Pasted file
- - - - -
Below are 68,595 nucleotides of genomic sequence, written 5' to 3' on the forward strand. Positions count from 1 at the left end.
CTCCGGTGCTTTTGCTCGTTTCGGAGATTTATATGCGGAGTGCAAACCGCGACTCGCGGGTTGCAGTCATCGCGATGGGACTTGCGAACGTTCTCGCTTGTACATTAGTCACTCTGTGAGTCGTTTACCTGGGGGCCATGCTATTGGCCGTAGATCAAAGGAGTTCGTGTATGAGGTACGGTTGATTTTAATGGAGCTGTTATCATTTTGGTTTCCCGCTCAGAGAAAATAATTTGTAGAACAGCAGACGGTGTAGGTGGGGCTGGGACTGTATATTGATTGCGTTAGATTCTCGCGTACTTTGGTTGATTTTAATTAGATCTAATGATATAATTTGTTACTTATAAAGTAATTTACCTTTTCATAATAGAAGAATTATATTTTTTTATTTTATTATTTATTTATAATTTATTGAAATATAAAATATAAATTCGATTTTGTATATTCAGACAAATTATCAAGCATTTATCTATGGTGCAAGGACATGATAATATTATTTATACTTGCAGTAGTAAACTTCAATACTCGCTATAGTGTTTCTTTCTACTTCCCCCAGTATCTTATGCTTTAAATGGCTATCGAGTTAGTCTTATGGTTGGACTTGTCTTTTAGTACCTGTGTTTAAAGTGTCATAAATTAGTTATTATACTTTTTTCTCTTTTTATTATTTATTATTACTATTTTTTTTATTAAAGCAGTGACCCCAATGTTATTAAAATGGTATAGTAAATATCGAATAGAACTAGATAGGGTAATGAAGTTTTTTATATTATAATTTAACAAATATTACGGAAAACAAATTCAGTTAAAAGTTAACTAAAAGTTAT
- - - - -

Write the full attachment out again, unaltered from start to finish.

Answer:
Below are 68,595 nucleotides of genomic sequence, written 5' to 3' on the forward strand. Positions count from 1 at the left end.
CTCCGGTGCTTTTGCTCGTTTCGGAGATTTATATGCGGAGTGCAAACCGCGACTCGCGGGTTGCAGTCATCGCGATGGGACTTGCGAACGTTCTCGCTTGTACATTAGTCACTCTGTGAGTCGTTTACCTGGGGGCCATGCTATTGGCCGTAGATCAAAGGAGTTCGTGTATGAGGTACGGTTGATTTTAATGGAGCTGTTATCATTTTGGTTTCCCGCTCAGAGAAAATAATTTGTAGAACAGCAGACGGTGTAGGTGGGGCTGGGACTGTATATTGATTGCGTTAGATTCTCGCGTACTTTGGTTGATTTTAATTAGATCTAATGATATAATTTGTTACTTATAAAGTAATTTACCTTTTCATAATAGAAGAATTATATTTTTTTATTTTATTATTTATTTATAATTTATTGAAATATAAAATATAAATTCGATTTTGTATATTCAGACAAATTATCAAGCATTTATCTATGGTGCAAGGACATGATAATATTATTTATACTTGCAGTAGTAAACTTCAATACTCGCTATAGTGTTTCTTTCTACTTCCCCCAGTATCTTATGCTTTAAATGGCTATCGAGTTAGTCTTATGGTTGGACTTGTCTTTTAGTACCTGTGTTTAAAGTGTCATAAATTAGTTATTATACTTTTTTCTCTTTTTATTATTTATTATTACTATTTTTTTTATTAAAGCAGTGACCCCAATGTTATTAAAATGGTATAGTAAATATCGAATAGAACTAGATAGGGTAATGAAGTTTTTTATATTATAATTTAACAAATATTACGGAAAACAAATTCAGTTAAAAGTTAACTAAAAGTTAT